Yesterday reader Aaron Schiff published this post looking at how population had changed across the country and compared it to how it had changed for the 20-34 age group.
Young adults represent the future of New Zealand’s economy, so I think it’s interesting to look at what is happening to them over time.
Using Census data I’ve made some dotmaps of population changes between 2013 and 2001. In the following maps, there is one blue dot for each new person in census area units that experienced population growth over this time, and one red dot for each person lost in areas where the population shrank.
In each case the maps compare changes in the total “census usually resident” population with that of young adults aged 20 to 34. People in this age group are generally finishing up education, entering the workforce, starting families, and buying houses. The maps show changes in where people live, which reflects a number of factors including earning prospects and cost of living (among other things).
First, the national picture. Total population increased in all of the major cities, most smaller centres, and many rural areas too. In comparison the increase in young population is more concentrated on urban centres.
There’s a couple of interesting things that really stand out here. There’s been growth in large parts of the country which isn’t unexpected but some areas, particularly the far north, East Cape and parts of the central North Island haven’t done so well. Perhaps more interesting is there’s also a couple of places noticeable that have seen general population increasing while flat or declining young populations. This includes some of NZ’s more popular areas due to climate or scenery such as the Coromandel Peninsula, Hawkes Bay, Nelson and Queenstown/Wanaka areas. In addition there seems to be a general decline in the youngish population from rural areas. Back to Aaron’s post:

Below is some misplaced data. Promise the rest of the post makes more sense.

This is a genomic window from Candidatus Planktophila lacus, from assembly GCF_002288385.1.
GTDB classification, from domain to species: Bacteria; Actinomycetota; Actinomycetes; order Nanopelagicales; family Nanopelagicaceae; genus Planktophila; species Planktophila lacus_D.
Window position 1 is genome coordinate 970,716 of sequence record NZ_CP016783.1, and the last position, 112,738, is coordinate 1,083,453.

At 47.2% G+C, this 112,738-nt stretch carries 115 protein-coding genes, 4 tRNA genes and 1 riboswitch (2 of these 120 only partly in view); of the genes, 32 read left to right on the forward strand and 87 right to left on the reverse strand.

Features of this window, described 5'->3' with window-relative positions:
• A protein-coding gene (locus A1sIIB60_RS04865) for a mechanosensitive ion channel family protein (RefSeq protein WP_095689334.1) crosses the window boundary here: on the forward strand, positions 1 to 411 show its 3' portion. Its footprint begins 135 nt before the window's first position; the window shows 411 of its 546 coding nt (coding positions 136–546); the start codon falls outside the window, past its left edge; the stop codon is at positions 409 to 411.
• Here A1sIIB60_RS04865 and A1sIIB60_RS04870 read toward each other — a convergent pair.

In the Auckland region, total population increased in almost all areas. The changes in young adult population are very different – a big increase in the CBD but reductions in many areas surrounding the CBD, and growth in outlying areas. I would hypothesise that this reflects housing costs more than anything.
The areas just to the west of the CBD (Freeman’s Bay, Ponsonby, etc) are especially interesting. The total population in these areas grew very little between 2001 and 2013, while the young adult population reduced significantly.
Firstly I’m surprised that some areas have had overall population losses, some like around Glen Innes might be related to a smaller population while Housing NZ start to redevelop their land, something that will almost certainly see the population jump over time. Other areas like that experienced population loss like Herne Bay might be more related to houses being lived in by (wealthier) older couples whose children have left home.
It’s the youngish population that’s seen the most change and what I notice is it’s most prevalent in what are generally higher socio economic areas e.g. both the western and eastern bays, Mt Eden, Devonport, Titirangi. Again to me this likely reflects a combination of factors including:
- Children of Baby boomers who have left home
- Generation Xers (born 1960-1980) who might still live in the area with young families but have obviously aged outside the 20-34 age bracket
- House price rises that have put home ownership out of reach for many younger people in these areas.
As to where the growth in young people has been happening, it’s been incredibly strong in the CBD which reflects the growing number of students who are choosing to live more urban.
All up it’s really interesting to see where the changes are occurring so thanks Aaron. Also if anyone wants to help put the data into an interactive version then please let Aaron know